Copyright: Hewlett (Peru).
Briefing: Gender & Agriculture
Agriculture remains the foundation of global food security and an economic pillar in many regions of the world, accounting for 26% of GDP in low-income countries in 2016. An estimated 2.5 billion rural people depend on agriculture for their livelihoods, with 65% of adults living in extreme poverty engaged in agricultural activities such as farming, fishing, animal husbandry, hunting, and forestry. The World Bank estimates that given significant levels of employment in the sector, growth in agriculture may be 2-4 times more effective in raising incomes among the poorest populations than investment in any other sector.
Gender remains an important consideration in the sustainable expansion of agribusiness in low- and middle-income economies. Women have historically played a central role in the cultivation and processing of agricultural products. Yet, since women disproportionately face barriers to land ownership, farming inputs, equipment, technology, financial services, education, and markets, a gender gap is often reflected in agricultural yields. In the era of climate volatility, sub-optimal yields affect the entire value chain, from the livelihoods of smallholders and viability of farmer cooperatives, to the operational continuity of companies involved in aggregation, processing, and export of agricultural commodities.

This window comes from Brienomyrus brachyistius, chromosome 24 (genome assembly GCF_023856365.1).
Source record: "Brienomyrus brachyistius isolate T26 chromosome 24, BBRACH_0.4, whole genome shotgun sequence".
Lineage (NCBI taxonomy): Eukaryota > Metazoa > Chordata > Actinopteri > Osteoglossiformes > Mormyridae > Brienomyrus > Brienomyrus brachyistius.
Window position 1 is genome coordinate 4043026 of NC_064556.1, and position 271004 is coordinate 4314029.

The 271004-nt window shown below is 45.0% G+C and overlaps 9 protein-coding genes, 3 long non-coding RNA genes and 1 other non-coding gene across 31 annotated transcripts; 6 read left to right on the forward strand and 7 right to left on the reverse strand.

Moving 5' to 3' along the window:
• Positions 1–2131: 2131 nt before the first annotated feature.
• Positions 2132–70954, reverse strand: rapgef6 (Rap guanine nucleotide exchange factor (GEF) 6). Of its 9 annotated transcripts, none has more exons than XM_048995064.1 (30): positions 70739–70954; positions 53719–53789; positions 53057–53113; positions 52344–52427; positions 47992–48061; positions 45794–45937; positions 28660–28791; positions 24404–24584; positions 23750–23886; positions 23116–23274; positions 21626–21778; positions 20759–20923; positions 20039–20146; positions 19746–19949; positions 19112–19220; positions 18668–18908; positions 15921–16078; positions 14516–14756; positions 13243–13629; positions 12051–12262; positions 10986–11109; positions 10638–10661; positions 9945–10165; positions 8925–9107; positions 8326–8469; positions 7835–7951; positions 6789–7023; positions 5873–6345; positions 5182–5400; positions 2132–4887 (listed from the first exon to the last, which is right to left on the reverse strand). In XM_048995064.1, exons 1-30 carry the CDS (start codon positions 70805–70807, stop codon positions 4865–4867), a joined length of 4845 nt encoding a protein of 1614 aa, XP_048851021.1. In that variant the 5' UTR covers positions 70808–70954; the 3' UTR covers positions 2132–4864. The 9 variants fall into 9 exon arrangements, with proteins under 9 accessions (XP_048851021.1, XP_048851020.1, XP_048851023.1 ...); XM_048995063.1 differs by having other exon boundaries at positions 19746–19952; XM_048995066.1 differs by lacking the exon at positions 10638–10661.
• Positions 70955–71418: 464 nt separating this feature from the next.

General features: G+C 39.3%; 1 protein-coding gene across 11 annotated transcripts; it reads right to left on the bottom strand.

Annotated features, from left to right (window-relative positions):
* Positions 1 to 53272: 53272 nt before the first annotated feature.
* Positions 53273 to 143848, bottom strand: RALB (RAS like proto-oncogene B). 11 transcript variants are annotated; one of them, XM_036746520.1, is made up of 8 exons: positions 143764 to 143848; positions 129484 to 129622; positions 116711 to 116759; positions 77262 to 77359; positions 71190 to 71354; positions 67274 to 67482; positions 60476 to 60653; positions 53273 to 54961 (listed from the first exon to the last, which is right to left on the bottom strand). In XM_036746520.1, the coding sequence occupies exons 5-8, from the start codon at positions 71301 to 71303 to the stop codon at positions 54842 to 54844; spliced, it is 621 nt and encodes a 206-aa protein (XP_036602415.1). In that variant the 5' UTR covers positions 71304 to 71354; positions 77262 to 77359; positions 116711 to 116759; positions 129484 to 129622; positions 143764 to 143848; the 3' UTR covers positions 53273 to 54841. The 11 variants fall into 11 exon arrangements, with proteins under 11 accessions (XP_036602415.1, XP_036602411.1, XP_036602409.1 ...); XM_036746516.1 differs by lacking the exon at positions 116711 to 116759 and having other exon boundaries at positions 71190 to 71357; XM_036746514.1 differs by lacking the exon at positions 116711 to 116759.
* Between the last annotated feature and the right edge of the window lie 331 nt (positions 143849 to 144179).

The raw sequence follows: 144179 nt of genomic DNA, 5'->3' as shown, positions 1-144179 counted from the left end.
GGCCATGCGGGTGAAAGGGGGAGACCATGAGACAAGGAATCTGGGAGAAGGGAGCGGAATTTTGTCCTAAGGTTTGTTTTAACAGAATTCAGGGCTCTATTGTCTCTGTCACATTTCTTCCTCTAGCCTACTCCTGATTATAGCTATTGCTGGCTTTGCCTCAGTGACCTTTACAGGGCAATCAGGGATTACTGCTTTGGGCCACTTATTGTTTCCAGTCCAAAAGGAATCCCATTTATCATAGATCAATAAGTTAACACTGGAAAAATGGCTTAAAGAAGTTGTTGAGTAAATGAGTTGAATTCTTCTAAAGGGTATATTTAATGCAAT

In order to contribute to progress on Sustainable Development Goal #2: Zero Hunger (end hunger, achieve food security and improved nutrition, and promote sustainable agriculture), a more explicit gender lens needs to be applied to investments in agriculture. Gender-smart investment in agribusiness supply chains has the potential to increase sustainability and spark inclusive economic development, while conferring widespread social and health benefits to families and communities. If women had equal access to inputs and thus achieved equal yields, overall productivity in developing countries would increase by 2.5-4%, which the Food and Agriculture Organization of the United Nations (FAO) estimates could reduce the number of undernourished people in the world by 100-150 million people, or 12-17%.
Beyond engaging women as farmers/suppliers, agribusinesses further downstream may glean additional organizational and commercial benefits from maintaining a gender diverse workforce. While many companies in the sector perform activities in only one or two segments of the end-to-end value chain (e.g., agronomic research and training, farm inputs and finance, or processing and packaging), women’s participation in all areas and levels reinforces efficiencies and advantages across various agricultural industries. Specifically: